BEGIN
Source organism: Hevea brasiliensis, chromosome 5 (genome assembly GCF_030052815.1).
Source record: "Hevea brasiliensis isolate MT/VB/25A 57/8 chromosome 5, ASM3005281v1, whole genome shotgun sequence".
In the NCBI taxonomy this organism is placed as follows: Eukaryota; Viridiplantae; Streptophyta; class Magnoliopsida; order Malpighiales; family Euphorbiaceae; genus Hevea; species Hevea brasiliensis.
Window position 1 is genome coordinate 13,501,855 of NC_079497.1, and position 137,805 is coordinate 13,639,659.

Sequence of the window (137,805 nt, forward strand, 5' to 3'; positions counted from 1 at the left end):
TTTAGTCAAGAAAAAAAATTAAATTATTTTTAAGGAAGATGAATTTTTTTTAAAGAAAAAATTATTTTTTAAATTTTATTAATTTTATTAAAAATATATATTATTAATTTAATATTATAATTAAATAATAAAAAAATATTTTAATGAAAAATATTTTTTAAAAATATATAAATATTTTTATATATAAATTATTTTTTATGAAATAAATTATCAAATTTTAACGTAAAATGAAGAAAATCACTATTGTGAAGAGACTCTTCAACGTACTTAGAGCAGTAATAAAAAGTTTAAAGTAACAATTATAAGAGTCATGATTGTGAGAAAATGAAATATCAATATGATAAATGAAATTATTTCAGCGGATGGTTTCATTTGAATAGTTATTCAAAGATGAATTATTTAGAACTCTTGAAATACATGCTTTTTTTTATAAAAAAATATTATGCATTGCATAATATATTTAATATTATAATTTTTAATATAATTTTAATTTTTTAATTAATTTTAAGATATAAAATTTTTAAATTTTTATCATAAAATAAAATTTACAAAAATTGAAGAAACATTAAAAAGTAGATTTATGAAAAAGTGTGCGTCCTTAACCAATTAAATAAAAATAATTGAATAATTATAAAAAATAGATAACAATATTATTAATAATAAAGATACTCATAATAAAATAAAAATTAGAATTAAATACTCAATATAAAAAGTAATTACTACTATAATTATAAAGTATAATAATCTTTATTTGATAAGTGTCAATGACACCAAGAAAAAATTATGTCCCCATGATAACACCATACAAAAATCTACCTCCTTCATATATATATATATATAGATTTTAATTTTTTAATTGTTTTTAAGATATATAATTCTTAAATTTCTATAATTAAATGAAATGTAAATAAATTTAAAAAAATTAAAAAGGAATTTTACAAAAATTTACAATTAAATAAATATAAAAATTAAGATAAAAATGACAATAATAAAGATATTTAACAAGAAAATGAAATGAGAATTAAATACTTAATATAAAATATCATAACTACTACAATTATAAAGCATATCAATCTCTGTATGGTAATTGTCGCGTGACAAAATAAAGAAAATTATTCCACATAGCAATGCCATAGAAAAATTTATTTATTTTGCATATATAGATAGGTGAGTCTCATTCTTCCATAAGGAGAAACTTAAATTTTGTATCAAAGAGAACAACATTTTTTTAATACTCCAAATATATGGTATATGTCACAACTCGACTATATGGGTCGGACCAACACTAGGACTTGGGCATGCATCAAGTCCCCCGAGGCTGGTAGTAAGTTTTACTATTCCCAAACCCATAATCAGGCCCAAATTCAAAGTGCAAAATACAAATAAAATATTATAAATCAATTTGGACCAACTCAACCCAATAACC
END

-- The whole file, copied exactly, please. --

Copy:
Source organism: Hevea brasiliensis, chromosome 5 (genome assembly GCF_030052815.1).
Source record: "Hevea brasiliensis isolate MT/VB/25A 57/8 chromosome 5, ASM3005281v1, whole genome shotgun sequence".
In the NCBI taxonomy this organism is placed as follows: Eukaryota; Viridiplantae; Streptophyta; class Magnoliopsida; order Malpighiales; family Euphorbiaceae; genus Hevea; species Hevea brasiliensis.
Window position 1 is genome coordinate 13,501,855 of NC_079497.1, and position 137,805 is coordinate 13,639,659.

Sequence of the window (137,805 nt, forward strand, 5' to 3'; positions counted from 1 at the left end):
TTTAGTCAAGAAAAAAAATTAAATTATTTTTAAGGAAGATGAATTTTTTTTAAAGAAAAAATTATTTTTTAAATTTTATTAATTTTATTAAAAATATATATTATTAATTTAATATTATAATTAAATAATAAAAAAATATTTTAATGAAAAATATTTTTTAAAAATATATAAATATTTTTATATATAAATTATTTTTTATGAAATAAATTATCAAATTTTAACGTAAAATGAAGAAAATCACTATTGTGAAGAGACTCTTCAACGTACTTAGAGCAGTAATAAAAAGTTTAAAGTAACAATTATAAGAGTCATGATTGTGAGAAAATGAAATATCAATATGATAAATGAAATTATTTCAGCGGATGGTTTCATTTGAATAGTTATTCAAAGATGAATTATTTAGAACTCTTGAAATACATGCTTTTTTTTATAAAAAAATATTATGCATTGCATAATATATTTAATATTATAATTTTTAATATAATTTTAATTTTTTAATTAATTTTAAGATATAAAATTTTTAAATTTTTATCATAAAATAAAATTTACAAAAATTGAAGAAACATTAAAAAGTAGATTTATGAAAAAGTGTGCGTCCTTAACCAATTAAATAAAAATAATTGAATAATTATAAAAAATAGATAACAATATTATTAATAATAAAGATACTCATAATAAAATAAAAATTAGAATTAAATACTCAATATAAAAAGTAATTACTACTATAATTATAAAGTATAATAATCTTTATTTGATAAGTGTCAATGACACCAAGAAAAAATTATGTCCCCATGATAACACCATACAAAAATCTACCTCCTTCATATATATATATATATAGATTTTAATTTTTTAATTGTTTTTAAGATATATAATTCTTAAATTTCTATAATTAAATGAAATGTAAATAAATTTAAAAAAATTAAAAAGGAATTTTACAAAAATTTACAATTAAATAAATATAAAAATTAAGATAAAAATGACAATAATAAAGATATTTAACAAGAAAATGAAATGAGAATTAAATACTTAATATAAAATATCATAACTACTACAATTATAAAGCATATCAATCTCTGTATGGTAATTGTCGCGTGACAAAATAAAGAAAATTATTCCACATAGCAATGCCATAGAAAAATTTATTTATTTTGCATATATAGATAGGTGAGTCTCATTCTTCCATAAGGAGAAACTTAAATTTTGTATCAAAGAGAACAACATTTTTTTAATACTCCAAATATATGGTATATGTCACAACTCGACTATATGGGTCGGACCAACACTAGGACTTGGGCATGCATCAAGTCCCCCGAGGCTGGTAGTAAGTTTTACTATTCCCAAACCCATAATCAGGCCCAAATTCAAAGTGCAAAATACAAATAAAATATTATAAATCAATTTGGACCAACTCAACCCAATAACC